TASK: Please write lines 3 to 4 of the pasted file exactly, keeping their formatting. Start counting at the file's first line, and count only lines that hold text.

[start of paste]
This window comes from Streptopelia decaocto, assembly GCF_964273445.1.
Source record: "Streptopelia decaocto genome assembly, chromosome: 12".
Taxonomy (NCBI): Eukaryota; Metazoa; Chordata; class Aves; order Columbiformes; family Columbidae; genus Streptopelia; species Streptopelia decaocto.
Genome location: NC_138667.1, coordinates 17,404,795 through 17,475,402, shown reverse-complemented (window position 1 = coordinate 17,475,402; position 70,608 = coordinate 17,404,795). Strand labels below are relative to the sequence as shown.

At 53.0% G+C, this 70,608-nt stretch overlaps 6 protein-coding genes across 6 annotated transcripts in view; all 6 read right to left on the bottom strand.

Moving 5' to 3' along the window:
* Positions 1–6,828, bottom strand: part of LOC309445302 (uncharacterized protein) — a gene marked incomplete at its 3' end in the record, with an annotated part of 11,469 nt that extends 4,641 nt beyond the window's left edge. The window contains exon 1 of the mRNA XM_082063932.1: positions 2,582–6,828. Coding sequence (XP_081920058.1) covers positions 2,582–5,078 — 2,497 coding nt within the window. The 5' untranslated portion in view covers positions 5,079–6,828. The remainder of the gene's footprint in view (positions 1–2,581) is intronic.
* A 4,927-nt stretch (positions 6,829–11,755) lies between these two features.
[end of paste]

Taxonomy (NCBI): Eukaryota; Metazoa; Chordata; class Aves; order Columbiformes; family Columbidae; genus Streptopelia; species Streptopelia decaocto.
Genome location: NC_138667.1, coordinates 17,404,795 through 17,475,402, shown reverse-complemented (window position 1 = coordinate 17,475,402; position 70,608 = coordinate 17,404,795). Strand labels below are relative to the sequence as shown.